The pieces are set, the game needs to be won.
|Passing Yards per Game||249.3||11th|
|Passing Touchdowns per Game||2.0||9th|
|Pass Attempts per Game||35.5||11th|
The offense wasn’t the issue last season, and despite Kirk Cousins’ limitations, the much-maligned Vikings quarterback is still one of the best fantasy options at the position when it comes to draft value. Cousins has the ability to make throws at each level and his downfield passes to Jefferson, Osborn, and rookie Ihmir Smith-Marsette were some of the best throws in the league last season. If the play-calling from O’Connell is more creative and decisive in the red zone, there is the talent and opportunity to average three scores per game through the air. Jefferson and Thielen are one of the best 1-2 punches in the league, and if tight end Irv Smith Jr. can return from injury and add another red zone threat, this passing game will be difficult to stop in all game scenarios.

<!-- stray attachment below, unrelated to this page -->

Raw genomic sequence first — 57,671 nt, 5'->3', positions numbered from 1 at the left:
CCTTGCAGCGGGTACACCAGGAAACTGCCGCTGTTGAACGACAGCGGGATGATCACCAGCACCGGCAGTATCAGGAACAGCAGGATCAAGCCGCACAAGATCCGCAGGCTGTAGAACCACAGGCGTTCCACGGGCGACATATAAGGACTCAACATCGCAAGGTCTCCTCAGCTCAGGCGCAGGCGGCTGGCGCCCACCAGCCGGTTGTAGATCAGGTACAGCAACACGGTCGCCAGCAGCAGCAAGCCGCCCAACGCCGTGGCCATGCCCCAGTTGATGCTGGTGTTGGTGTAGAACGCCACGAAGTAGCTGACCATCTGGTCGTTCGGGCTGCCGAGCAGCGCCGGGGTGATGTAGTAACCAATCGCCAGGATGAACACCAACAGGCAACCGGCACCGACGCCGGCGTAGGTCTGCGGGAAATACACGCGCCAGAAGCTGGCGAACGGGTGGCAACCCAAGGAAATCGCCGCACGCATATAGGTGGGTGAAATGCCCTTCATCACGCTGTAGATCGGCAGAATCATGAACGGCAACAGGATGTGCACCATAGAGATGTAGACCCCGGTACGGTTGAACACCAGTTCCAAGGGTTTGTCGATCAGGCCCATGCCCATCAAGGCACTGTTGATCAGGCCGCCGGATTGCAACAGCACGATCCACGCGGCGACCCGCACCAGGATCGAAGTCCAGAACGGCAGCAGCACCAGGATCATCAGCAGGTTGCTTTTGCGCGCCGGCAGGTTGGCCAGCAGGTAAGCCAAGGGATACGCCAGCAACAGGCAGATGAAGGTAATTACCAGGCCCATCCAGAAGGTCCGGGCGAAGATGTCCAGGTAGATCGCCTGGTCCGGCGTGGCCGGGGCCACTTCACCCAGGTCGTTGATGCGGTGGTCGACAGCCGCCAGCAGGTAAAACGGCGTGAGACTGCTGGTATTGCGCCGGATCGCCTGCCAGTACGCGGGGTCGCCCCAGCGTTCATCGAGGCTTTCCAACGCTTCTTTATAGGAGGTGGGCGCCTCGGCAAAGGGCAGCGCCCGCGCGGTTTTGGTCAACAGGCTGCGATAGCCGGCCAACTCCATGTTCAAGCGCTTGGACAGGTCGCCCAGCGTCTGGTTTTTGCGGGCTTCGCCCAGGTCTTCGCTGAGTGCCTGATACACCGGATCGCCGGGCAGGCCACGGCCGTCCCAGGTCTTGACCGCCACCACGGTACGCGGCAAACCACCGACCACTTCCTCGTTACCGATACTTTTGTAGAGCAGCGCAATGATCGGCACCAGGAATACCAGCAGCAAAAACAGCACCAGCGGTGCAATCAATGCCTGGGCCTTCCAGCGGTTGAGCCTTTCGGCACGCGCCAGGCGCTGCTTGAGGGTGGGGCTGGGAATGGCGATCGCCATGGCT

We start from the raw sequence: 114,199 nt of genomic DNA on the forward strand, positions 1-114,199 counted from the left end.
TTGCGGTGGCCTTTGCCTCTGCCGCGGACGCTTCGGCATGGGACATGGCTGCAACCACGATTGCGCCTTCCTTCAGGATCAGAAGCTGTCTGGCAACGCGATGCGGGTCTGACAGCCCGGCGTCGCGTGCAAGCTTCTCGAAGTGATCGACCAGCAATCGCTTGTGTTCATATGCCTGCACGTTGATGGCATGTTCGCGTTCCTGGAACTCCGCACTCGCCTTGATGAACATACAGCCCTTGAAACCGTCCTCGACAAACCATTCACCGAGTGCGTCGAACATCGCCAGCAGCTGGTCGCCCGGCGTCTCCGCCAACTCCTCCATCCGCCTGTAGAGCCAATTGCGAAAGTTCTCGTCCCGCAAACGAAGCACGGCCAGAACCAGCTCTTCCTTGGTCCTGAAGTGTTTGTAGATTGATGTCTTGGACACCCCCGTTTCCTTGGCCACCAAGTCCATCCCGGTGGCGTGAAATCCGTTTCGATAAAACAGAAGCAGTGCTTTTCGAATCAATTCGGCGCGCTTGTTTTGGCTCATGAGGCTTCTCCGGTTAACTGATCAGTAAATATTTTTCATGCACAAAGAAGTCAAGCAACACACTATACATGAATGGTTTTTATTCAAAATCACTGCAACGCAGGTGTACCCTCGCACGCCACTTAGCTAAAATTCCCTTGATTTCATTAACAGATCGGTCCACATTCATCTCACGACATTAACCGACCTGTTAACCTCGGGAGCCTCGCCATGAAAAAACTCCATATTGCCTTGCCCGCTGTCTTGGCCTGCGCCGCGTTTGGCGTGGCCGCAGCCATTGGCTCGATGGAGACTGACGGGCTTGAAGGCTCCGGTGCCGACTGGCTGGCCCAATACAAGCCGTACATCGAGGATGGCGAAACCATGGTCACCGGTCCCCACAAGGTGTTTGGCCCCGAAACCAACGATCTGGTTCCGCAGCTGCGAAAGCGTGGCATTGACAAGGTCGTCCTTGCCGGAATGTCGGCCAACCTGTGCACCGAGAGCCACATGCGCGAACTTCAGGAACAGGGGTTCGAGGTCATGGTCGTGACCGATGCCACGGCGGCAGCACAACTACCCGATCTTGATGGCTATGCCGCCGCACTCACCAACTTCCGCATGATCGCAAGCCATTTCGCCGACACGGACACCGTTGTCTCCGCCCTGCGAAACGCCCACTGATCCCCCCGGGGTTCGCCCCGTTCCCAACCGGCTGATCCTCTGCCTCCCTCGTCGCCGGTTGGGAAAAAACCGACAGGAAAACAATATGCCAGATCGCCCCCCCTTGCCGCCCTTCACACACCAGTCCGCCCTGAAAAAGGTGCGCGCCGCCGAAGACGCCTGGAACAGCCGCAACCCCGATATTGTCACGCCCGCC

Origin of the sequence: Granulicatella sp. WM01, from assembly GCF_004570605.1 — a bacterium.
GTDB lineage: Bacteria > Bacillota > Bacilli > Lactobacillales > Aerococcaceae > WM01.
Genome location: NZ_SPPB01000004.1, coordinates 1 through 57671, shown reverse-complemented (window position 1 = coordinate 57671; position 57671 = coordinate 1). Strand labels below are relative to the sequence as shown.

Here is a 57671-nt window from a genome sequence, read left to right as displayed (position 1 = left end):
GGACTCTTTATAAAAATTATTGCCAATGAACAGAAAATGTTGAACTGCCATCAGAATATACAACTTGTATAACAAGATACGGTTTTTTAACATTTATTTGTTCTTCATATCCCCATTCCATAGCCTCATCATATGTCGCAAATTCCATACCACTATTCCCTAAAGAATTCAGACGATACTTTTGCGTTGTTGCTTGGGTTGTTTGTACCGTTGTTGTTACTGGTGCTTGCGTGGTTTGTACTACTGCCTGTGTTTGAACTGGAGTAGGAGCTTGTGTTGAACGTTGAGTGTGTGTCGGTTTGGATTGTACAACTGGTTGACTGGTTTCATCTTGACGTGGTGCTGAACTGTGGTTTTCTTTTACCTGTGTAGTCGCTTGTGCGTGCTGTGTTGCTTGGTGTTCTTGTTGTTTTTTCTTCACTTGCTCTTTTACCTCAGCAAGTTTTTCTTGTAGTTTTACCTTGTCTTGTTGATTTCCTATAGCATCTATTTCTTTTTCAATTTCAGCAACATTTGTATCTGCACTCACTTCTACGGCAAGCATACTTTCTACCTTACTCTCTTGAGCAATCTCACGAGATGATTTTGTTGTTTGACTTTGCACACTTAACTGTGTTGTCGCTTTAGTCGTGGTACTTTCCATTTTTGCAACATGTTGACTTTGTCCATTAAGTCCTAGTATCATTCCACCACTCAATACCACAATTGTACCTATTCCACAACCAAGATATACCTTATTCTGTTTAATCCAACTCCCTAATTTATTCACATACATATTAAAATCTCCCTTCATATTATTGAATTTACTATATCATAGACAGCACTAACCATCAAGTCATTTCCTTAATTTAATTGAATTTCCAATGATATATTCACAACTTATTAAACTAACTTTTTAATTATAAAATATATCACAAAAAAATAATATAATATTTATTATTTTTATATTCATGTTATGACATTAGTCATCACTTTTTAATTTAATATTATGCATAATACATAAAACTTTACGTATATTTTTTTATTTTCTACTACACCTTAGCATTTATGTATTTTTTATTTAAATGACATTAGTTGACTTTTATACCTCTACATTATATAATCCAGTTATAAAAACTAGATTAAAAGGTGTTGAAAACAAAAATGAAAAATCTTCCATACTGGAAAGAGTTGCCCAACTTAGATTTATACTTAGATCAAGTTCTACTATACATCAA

The impact of rookie tackle Christian Darrisaw cannot be underestimated, and add to that new second-round guard Ed Ingram Jr. out of LSU, the Vikings now boast a young, athletic offensive line that can ensure the passing game thrives. Ingram received an 82.6 pass blocking grade from Pro Football Focus, which led all SEC guards and is a valued commodity in play-action schemes.
|Rushing Yard per Game||113.5||17th|
|Rushing Touchdowns per Game||0.59||29th|
|Rushing Plays per Game||26.41||16th|